Twelve years ago, in early August, an obscure political group called Swift Boat Veterans for Truth rolled out an ad in three hotly contested battleground states. It featured several veterans who served in John Kerry’s unit in the Vietnam War alleging that the Massachusetts senator had falsified his war record, a central pillar of the heroic life story he had been telling for months on the presidential campaign trail. The media put the ad’s claims in the spotlight for much of the slow news month of August, and even though they were widely denounced, Kerry became damaged goods only a month after accepting the Democratic nomination.
Meanwhile, the candidate who benefited from the “swiftboating,” President George W. Bush, suffered no real blowback from ads that smeared a decorated war veteran on his behalf. Voters—other than angry Kerry supporters—didn’t hold Bush responsible for the sketchy commercial that did so much to ensure his reelection.
This year, in her coming face-off with Donald Trump, Hillary Clinton needs to do what George W. Bush did back then: Find a way to take the opponent down, hard, but without voters connecting her to the attacks. Bush was unpopular in 2004, and couldn’t risk muddying himself any more. Clinton is now even less in favor with the American public: She has the second-lowest favorability ratings of any (presumptive) presidential nominee in the history of polling. Fortunately, Trump ranks Number One on that list. But even so, Clinton needs to steer clear of looking like a mudslinger.
That explains why Clinton’s anointed super PAC, Priorities USA, will be the one hammering Donald Trump throughout the summer and fall, rather than Clinton’s own campaign. The covert assault began this week, when Priorities unleashed its first two televised attack ads hammering Trump in the battleground states of Ohio, Virginia, Florida, and Nevada. They show Trump swearing, promising to defund Planned Parenthood, assessing a woman’s “fat ass,” and talking about blood “coming out” of Megyn Kelly:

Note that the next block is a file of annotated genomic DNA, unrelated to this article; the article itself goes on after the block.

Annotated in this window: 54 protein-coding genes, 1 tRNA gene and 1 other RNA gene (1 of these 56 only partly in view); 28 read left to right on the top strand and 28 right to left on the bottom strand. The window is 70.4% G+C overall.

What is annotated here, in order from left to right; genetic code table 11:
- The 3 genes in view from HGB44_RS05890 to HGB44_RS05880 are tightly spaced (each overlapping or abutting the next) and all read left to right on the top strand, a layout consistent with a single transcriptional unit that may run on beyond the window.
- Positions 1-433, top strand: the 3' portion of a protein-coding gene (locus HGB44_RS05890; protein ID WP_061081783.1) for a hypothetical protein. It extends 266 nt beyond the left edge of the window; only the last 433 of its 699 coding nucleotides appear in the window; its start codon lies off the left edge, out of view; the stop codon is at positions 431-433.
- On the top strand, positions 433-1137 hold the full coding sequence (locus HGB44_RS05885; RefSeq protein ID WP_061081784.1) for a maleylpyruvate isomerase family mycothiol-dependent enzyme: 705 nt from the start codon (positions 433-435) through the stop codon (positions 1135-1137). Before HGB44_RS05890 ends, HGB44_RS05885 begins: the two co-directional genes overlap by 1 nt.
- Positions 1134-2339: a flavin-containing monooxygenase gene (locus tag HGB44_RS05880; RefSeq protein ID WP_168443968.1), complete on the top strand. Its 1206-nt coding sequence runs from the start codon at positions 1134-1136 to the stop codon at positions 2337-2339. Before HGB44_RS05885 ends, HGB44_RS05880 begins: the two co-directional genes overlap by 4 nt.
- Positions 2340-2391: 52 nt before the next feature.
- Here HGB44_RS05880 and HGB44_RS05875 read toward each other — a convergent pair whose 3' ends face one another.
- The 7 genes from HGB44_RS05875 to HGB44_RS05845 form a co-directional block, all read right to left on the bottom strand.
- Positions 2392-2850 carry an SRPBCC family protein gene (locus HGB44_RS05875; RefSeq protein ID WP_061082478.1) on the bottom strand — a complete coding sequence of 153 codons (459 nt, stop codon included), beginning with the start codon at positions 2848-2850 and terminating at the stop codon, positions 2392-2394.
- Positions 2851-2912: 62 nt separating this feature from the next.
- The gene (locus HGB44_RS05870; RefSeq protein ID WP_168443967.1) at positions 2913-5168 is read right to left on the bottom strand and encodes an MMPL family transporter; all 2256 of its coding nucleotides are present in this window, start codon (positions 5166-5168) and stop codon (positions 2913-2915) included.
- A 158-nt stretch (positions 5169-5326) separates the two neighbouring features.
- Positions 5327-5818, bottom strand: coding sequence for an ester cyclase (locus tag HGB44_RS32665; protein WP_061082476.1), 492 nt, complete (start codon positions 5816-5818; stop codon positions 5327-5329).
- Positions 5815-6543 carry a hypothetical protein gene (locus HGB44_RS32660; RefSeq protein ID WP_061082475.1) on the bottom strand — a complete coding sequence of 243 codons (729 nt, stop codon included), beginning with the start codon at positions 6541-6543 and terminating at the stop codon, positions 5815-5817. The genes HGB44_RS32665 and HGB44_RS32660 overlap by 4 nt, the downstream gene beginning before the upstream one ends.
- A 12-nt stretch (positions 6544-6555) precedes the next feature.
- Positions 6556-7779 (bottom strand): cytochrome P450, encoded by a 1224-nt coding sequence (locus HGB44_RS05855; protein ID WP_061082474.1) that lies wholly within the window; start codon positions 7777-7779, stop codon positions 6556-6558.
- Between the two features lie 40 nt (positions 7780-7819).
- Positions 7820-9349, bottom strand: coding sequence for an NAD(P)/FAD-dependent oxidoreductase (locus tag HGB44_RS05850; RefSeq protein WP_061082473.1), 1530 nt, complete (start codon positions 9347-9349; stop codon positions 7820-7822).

Brace yourself for months more of such ads: Priorities is sure to continue using Trump’s own words against him, in various and damning combinations. And why wouldn’t they? He makes it so easy, and it’s all right there, on Twitter and on tape, ready to be spliced into something that sounds even more revolting than the original.
Relying on Priorities USA could also give Clinton a leg up on Trump this spring and summer. For now, at least, Trump doesn’t have one main super PAC to counter her attack-by-proxy strategy. As Politico has reported, a messy and fascinating power struggle has been raging between at least 24 super PACs that say they are supporting the presumptive Republican nominee. Two of the most active—Great America PAC and Committed for American Sovereignty—are jockeying to become the main surrogate for the Trump campaign in the general election. Others, according to Politico, “appear to be spending most of their money on contracts with favored consultants,” rather than funneling it into efforts to boost the candidate. As a result, Trump advisors have disavowed several groups, and now, the rival PACs are accusing each other of being scams.
Campaign-finance laws bar Trump from coordinating with a super PAC. But until he can make it clear, indirectly, that one main group has his blessing, this power struggle will continue. Big donors won’t know where to go, and as a result, Trump won’t be able to raise the big money—at least $1 billion, according to experts—needed to keep up with Clinton.